2 2 NIZAMEDDIN H. ORDULU Theorem 2.2. Let K and L be finite Galois extensions of Q.Gal(KL/Q) is isomorphic to the subgroup {(φ, ψ) φ K L = ψ K L } of Gal(K/Q) Gal(L/Q). Similar argument holds for Q p. Proof Let G = Gal(KL/Q) and H = {(φ, ψ) φ K L = ψ K L }. Clearly the map Λ : G H, σ (σ K, σ L ) defines an injective homomorphism between G and H. We show that this homomorphism is indeed an isomorphism by showing that G = H. Let M = K L and let [M : Q] = m, [KL : K] = k and [KL : L] = l. Viewing A = Gal(KL/K) and B = Gal(KL/L) as subgroups of Gal(KL/M) one can easily show that A B = {id KL } and the fixed field of AB is M. It follows that [KL : M] = kl. So [K : M] = l and [L : M] = k. Combining with [M : Q] = m and simple counting shows that H = klm. But G = [KL : Q] = [KL : M][M : Q] = klm so we are done. Theorem 2.3. Let L/Q be an abelian Galois extension and let Gal(L/Q) m = G i. Then L = Similar argument holds for Q p. i=1 m L G i. i=1 Proof It suffices to prove for m = 2. Let L/Q = G 1 G 2. Then L G 1 L G 2 theorem 2.2 Gal(L G 1 L G 2 ) = G 1 G 2. From this the theorem follows. = Q. By Theorem 2.4. Let L/K be a finite Galois extension. (L and K can be number fields or local fields) Let p be a prime ideal of K. Then p factorizes in L as p = b e 1b e 2...b e g The number e is called the ramification index. The degree of the extension of the residue fields O L mod b 1 / O K mod p is denoted by f. If the degree of L/K is n then n = efg. (If K and L are local g = 1) p is said to be totally ramified in L if e = n and unramified if e = 1. (If K and L are local fields then we say L/K is unramified or totally ramified if e = 1 or e = n respectively. A number field extension is said to be unramified if all prime ideals are unramified.) Proof See any introductory Algebraic Number theory book or [S2] p. 101.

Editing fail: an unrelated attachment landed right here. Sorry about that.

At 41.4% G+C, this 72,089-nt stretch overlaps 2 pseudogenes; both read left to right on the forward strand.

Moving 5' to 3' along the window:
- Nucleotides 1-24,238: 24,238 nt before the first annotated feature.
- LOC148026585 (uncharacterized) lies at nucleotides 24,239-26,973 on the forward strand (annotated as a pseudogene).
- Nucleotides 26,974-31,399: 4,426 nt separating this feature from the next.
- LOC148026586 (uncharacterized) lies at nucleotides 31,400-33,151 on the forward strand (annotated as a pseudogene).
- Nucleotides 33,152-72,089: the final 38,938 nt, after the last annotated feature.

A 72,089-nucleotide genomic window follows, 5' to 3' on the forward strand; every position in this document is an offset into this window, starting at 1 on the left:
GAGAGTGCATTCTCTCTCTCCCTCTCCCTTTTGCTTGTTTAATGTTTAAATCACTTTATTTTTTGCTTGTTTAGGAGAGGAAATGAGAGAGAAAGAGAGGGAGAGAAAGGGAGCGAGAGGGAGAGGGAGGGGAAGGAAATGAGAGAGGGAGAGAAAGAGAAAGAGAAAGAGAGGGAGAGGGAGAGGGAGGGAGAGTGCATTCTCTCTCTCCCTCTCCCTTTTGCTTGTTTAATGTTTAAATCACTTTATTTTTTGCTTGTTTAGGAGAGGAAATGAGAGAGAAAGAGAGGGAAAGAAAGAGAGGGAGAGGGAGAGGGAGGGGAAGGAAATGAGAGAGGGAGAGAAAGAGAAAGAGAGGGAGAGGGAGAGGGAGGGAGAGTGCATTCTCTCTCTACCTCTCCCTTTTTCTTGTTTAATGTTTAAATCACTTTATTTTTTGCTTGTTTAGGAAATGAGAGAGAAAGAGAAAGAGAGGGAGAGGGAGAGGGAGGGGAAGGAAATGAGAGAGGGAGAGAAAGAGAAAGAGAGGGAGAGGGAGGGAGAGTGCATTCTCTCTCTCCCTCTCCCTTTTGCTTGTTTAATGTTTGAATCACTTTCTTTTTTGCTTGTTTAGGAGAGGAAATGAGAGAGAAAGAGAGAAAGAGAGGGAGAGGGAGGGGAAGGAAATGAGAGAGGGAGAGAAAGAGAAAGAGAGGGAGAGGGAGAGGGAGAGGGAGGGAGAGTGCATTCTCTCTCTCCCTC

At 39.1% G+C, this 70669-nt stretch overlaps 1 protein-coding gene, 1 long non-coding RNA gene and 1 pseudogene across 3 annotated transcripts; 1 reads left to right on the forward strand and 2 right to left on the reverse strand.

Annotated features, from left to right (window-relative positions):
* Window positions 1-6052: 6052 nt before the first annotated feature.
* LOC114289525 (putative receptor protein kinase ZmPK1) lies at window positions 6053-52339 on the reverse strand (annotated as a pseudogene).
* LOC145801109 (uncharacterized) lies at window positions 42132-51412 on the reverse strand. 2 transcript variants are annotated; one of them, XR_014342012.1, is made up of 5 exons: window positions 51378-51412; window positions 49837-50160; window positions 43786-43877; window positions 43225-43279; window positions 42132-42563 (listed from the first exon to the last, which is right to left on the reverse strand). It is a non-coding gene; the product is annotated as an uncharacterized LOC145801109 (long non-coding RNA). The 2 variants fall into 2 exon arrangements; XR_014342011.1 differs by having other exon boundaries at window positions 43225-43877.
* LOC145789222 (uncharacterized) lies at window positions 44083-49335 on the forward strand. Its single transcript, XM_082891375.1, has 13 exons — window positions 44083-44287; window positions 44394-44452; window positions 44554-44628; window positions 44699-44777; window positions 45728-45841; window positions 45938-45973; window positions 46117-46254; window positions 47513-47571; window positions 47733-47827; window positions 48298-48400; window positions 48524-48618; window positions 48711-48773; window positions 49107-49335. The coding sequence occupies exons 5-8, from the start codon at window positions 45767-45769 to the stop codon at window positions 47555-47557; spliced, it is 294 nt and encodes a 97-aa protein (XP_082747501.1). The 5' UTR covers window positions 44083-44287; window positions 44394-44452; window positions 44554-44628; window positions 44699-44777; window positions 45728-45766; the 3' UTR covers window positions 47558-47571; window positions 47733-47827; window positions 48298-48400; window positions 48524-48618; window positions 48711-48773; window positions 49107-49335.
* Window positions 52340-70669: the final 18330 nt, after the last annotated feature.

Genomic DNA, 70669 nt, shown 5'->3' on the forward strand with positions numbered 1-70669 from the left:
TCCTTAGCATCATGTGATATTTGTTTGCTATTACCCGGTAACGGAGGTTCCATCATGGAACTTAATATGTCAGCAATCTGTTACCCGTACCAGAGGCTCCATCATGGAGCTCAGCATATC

3 A SIMPLE PROOF OF KRONECKER-WEBER THEOREM 3 Definition 2.5. Let L/K be a Galois extension, p a prime of K, b a prime lying above p. The decomposition group D b of b is given by D b = {σ Gal(L/K) σ(b) = b}.(if L and K are local then D b is the whole Galois group.) The ramification group I b is defined as follows: I b = {σ D b σ(α) α (mod b) for all α O L } p is unramified in L I b and L I b is the largest such field among the intermediate fields of L/K. Theorem 2.6. Let L/K be a Galois extension of number fields. If p is a prime of K and L b /K p is the localization of L/K with respect to p, then Gal(L b /K p ) = D b and the inertia groups of b in both extensions are isomorphic. Proof There exist injections i 1 : K K p and i 2 : L L b. Certainly any element of Gal(L b /K p ) induces an automorphism of i 2 (L)/i 1 (K). Furthermore since i 1 (K) is dense in K p and i 2 (L) is dense in L b the restriction Σ : Gal(L b /K p ) Gal(i 2 (L)/i 1 (K)) is injective. Furthermore since any automorphism of L b /K p preserves b-adic absolute value the image of Σ must be in D b. Conversely if σ D b then one can extend σ uniquely to an automorphism of L b /K p. Theorem 2.7. Let K and L be finite Galois extensions of Q p and suppose that L/K is Galois. Then there is a surjective homomorphism between the inertia groups I L and I K of L and K. Proof Let M/Q p be the maximal unramified subextension of L/Q p. Then the maximal unramified subextension of K/Q p is M K/Q p. Since the restriction homomorphism Gal(M/Q p ) Gal(M K/Q p ) is surjective, the theorem follows. Theorem 2.8. The inertia group of the extension Q p (ζ n )/Q p is isomorphic to (Z/p e Z) where p e is the exact power of p dividing n. Proof By theorem 2.6 the inertia group of is isomorphic to the inertia group of Q(ζ n )/Q corresponding to p. Now let n = p e m. Then Gal(Q(ζ n )/Q) = (Z/p e Z) (Z/mZ) It is not hard to check that the fixed field of the subgroup isomorphic to (Z/mZ) is Q(ζ p e). Furthermore Q(ζ p e)/q is totally ramified with inertia group (Z/p e Z). Since Q(ζ m )/Q is unramified at p no further ramification occurs. Theorem 2.9. ( Hensel s Lemma) Let L be a local field, b be its maximal ideal, l be the residue field, f O L [x] be a monic polynomial, f be its restriction to l, and α l be such that f(α) = 0 and f (α) 0. Then there exists a root β of f in O L such that β = α (mod b).